If you could play a show with any band, who would it be?

Everyone: Lake Street Dive. For sure.

What song do you wish you wrote?

Laura: “Pony” by Kasey Chambers, which we cover.

Patrick: Or Dawes’ new song.

So what’s up next for Foxfeather?

Carly: Promoting the CD, planning some small tours, and playing more festivals.

Laura: And continuing the creative process. It’s cool to think about where we can go and to not be stuck in a box.

Catch Foxfeather this Friday at The Walnut Room in Denver. Tickets here! And make sure to give their self-titled album a listen for yourself above.


All photos, videos, and embedded tracks per the artists featured and those credited. This feature was edited for brevity and clarity by BolderBeat.

This Party Was For Dancing: All Chiefs' EP Release Show at The Squire Lounge

By: Mirna Tufekcic

All Chiefs want you to dance all night. At least, that’s what happened at their EP release party at The Squire Lounge in Denver last Friday. Oh, and they want you to drink. But we’ll come back to that. First, let’s start with the dancing.

The party started with Already Sweaty, a local DJ spinning 70s and 80s pop songs who has been known to open many an All Chiefs’ show. And I can see why. This guy sure knows how to kick off a party! Already Sweaty had people slowly starting to gather for the main show while it was still light outside. I was definitely feeling his grooves as I smoked my cigarette on the patio looking in. The early crowd even formed a dance circle, busting moves before the sun went down.



BOX, a Denver-based folky blues rock band took the stage next for some tunes. A few songs in, the band played “Wasted”, and it went like this: “We’re all on our way to wasted/tomorrow’s hangover will come too soon”. I was starting to see the pattern here: drinking with dancing to follow. Halfway through their set, BOX put actual cardboard boxes over their heads, and closed with a couple of harder sounds. The crowd looked pleased. It was time for the main event.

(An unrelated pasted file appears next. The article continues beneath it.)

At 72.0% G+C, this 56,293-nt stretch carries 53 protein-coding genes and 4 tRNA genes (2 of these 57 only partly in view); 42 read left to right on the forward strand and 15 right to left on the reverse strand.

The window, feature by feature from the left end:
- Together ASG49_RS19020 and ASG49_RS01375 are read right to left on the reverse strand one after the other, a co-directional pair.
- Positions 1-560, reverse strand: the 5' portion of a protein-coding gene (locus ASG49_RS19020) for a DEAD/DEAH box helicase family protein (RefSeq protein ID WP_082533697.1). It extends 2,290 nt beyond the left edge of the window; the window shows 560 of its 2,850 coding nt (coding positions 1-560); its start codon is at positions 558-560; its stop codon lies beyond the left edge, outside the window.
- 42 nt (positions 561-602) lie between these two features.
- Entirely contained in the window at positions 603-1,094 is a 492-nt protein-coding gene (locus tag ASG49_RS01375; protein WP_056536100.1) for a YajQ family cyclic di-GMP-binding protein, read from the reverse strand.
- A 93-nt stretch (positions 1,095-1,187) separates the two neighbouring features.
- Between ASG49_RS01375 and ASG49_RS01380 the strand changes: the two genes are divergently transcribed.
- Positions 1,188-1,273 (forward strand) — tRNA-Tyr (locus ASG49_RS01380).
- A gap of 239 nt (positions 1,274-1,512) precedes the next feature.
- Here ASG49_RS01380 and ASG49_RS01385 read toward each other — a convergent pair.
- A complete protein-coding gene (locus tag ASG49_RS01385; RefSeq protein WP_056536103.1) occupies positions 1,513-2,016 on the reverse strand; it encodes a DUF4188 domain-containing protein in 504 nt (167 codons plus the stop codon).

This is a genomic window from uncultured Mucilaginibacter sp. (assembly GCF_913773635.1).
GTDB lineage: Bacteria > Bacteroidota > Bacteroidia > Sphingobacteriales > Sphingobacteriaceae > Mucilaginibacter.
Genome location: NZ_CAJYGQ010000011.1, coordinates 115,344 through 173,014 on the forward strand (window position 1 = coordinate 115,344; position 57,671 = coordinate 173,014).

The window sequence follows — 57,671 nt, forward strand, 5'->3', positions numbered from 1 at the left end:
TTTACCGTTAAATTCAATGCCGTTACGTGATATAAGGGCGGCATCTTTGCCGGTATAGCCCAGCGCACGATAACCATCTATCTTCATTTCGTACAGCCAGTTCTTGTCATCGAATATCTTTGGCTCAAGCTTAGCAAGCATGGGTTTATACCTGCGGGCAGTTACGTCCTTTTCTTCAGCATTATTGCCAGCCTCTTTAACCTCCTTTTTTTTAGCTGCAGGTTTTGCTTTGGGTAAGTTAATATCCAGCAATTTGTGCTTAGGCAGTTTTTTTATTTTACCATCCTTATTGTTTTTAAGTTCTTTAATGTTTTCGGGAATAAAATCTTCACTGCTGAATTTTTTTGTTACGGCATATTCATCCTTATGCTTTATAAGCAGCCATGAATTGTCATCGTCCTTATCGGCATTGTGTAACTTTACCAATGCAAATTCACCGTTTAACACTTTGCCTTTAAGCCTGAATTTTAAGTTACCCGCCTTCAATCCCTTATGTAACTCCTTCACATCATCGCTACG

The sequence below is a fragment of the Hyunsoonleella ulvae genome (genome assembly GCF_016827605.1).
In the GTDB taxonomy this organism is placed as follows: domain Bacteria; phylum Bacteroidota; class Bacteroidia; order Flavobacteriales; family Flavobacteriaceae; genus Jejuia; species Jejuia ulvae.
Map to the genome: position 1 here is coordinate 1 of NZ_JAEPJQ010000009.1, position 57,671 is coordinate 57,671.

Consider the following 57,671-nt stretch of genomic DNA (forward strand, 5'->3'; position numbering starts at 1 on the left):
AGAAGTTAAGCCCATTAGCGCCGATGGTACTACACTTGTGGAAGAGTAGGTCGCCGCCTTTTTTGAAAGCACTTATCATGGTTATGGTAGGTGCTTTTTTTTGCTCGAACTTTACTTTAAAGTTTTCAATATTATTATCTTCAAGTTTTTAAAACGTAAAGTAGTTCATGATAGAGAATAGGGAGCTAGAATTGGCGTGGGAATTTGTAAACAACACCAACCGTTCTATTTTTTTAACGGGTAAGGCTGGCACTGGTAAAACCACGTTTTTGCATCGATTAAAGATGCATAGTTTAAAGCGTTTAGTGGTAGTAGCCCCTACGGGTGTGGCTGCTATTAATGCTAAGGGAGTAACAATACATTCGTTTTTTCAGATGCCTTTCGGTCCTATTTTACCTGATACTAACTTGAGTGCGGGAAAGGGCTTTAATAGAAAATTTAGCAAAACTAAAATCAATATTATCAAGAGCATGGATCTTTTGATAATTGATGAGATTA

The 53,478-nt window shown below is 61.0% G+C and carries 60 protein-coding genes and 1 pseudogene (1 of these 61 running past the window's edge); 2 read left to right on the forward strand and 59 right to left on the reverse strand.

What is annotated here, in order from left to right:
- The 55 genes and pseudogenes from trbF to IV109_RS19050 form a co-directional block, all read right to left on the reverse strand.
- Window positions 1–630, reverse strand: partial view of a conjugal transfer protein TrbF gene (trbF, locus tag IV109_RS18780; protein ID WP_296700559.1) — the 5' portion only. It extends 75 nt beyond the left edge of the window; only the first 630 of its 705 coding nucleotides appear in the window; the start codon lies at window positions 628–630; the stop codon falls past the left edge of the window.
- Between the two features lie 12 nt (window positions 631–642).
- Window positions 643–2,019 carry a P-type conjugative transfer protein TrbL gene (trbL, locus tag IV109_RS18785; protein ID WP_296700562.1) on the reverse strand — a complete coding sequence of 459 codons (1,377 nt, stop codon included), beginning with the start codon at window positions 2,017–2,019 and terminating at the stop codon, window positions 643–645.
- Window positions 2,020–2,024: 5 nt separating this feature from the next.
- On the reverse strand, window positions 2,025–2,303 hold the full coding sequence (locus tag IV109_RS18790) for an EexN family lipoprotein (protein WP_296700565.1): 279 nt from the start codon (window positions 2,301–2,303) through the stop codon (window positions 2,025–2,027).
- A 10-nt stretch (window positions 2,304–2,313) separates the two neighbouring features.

All Chiefs.

All Chiefs.

When All Chiefs started to set up onstage, the patio became packed. The night was finally in full swing. Every corner around the bar inside was lined with thirsty, chatty folk, eager to hear the five-piece’s set. Drummer Ben Batchelor’s words from earlier in the evening echoed in my mind, and I laughed thinking about how he said the band intentionally start their sets at the “critical mass of drunkenness.” That’s when the first song started, the track “Collecting Dust” from their brand-spanking new EP Fashion Forward. As I made my way toward the front of the stage, All Chiefs then started in on their cover of Ace of Base’s “The Sign”. And being a 90’s kid, that had me hooked.

All Chiefs' Set List + Illicits.

All Chiefs' Set List + Illicits.

Beyond the booze and all the moves, it’s worth mentioning that Mic Carroll, lead vocalist of the band, has an amazing voice. I knew this guy a few years back from karaoke Wednesdays at the now defunct Catacombs in Boulder, where he ran the gig. I stood back, remembering how Carroll would grab the mic to do a cover, and it instantly became clear to everyone present that he wasn’t just your regular karaoke fan. Way to let your soul outchy’er mouth, Mic!

A few more songs from Fashion Forward followed, and the floor was hot! In fact, Carroll prefaced one track by saying, “This song is about dancing. Just think of it like an alien invasion, except instead of them taking over, they just want you to dance!” Did the crowd and I boogie? Yes; yes we did.

Watch All Chiefs' music video for their single, "Pusher":

The crowd cheered when the band called the end of the show, and an encore chant began. All Chiefs closed with a bangin’ cover of LCD Soundsystem’s “Dance Yrself Clean”, a track that just couldn’t have been a more perfect ending to their captivating show.

All Chiefs are so worth seeing live, and their next show is July 14th at Mile High SpiritsThey’re a fun, dancey rock band whose songs easily stick with you. Their music is heartfelt, and that’s evidenced best when you get to watch them bop and groove onstage, instruments in hand. As Justen Howard, guitarist/vocals for the band said, “We’re having so much fun and we want everyone who comes to see us to have fun too!” So go have fun with these guys soon, and in the meantime, listen to their great new release Fashion Forward.  


All photos per the author; embedded tracks per the artist featured and those credited. This feature was edited for brevity and clarity by BolderBeat.